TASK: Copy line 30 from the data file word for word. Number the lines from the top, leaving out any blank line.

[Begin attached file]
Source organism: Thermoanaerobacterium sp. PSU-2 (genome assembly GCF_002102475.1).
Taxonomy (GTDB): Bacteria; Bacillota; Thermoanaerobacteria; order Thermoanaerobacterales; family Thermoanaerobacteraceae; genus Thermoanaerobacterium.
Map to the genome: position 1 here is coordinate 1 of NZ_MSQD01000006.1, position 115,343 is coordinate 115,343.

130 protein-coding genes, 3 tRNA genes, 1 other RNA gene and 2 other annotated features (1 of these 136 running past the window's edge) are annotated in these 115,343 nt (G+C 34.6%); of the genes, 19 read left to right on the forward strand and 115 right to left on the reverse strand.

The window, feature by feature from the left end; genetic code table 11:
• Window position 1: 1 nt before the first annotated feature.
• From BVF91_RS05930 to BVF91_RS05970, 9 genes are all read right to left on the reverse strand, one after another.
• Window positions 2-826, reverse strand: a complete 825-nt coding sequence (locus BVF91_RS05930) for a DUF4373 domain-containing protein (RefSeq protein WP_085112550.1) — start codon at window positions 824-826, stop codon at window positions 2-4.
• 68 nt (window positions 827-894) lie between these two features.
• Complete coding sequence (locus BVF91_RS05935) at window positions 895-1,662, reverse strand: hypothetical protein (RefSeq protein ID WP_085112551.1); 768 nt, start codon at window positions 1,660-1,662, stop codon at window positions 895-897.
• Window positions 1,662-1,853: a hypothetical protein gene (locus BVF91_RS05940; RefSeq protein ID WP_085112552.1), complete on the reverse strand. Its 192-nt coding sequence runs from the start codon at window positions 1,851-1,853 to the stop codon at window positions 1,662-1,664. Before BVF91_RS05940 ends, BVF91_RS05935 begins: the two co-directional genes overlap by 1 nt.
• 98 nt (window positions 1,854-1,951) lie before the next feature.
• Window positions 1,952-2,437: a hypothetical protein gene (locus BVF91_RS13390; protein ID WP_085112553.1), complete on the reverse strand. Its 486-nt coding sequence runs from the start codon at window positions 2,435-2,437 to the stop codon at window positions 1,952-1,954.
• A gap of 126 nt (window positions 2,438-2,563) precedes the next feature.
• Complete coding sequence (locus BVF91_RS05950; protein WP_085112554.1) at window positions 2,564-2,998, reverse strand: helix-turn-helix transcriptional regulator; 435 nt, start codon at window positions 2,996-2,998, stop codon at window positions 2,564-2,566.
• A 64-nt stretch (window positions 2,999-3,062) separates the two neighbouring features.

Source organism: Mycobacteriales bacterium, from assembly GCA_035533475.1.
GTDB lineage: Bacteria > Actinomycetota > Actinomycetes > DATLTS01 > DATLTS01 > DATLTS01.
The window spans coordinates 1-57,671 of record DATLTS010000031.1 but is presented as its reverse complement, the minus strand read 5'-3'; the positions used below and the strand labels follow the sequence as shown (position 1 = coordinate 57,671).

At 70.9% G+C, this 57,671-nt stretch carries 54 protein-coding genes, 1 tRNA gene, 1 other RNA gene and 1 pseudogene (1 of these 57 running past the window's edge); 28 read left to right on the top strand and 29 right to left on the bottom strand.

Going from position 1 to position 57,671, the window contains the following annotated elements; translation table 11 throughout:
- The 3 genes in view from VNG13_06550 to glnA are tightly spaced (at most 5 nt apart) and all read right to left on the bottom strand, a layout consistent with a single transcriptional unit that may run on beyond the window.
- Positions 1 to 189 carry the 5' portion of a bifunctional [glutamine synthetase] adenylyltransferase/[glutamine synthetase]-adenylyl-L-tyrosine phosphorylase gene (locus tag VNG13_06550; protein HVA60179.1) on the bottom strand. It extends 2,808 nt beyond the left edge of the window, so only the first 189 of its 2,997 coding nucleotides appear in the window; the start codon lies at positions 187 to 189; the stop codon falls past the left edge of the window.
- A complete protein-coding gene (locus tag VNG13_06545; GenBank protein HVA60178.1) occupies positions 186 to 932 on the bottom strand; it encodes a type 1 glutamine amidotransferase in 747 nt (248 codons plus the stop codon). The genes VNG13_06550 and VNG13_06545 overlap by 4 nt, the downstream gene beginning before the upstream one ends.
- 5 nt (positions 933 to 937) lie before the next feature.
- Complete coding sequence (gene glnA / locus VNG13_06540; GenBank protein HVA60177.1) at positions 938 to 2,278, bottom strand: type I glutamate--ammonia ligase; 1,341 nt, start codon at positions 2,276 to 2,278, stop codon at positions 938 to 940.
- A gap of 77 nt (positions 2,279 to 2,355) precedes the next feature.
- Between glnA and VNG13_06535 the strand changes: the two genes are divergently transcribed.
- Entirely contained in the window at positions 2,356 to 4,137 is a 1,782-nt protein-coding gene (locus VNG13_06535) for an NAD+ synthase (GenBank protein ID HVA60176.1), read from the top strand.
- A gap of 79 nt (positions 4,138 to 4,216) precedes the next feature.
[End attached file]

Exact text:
- A gap of 79 nt (positions 4,138 to 4,216) precedes the next feature.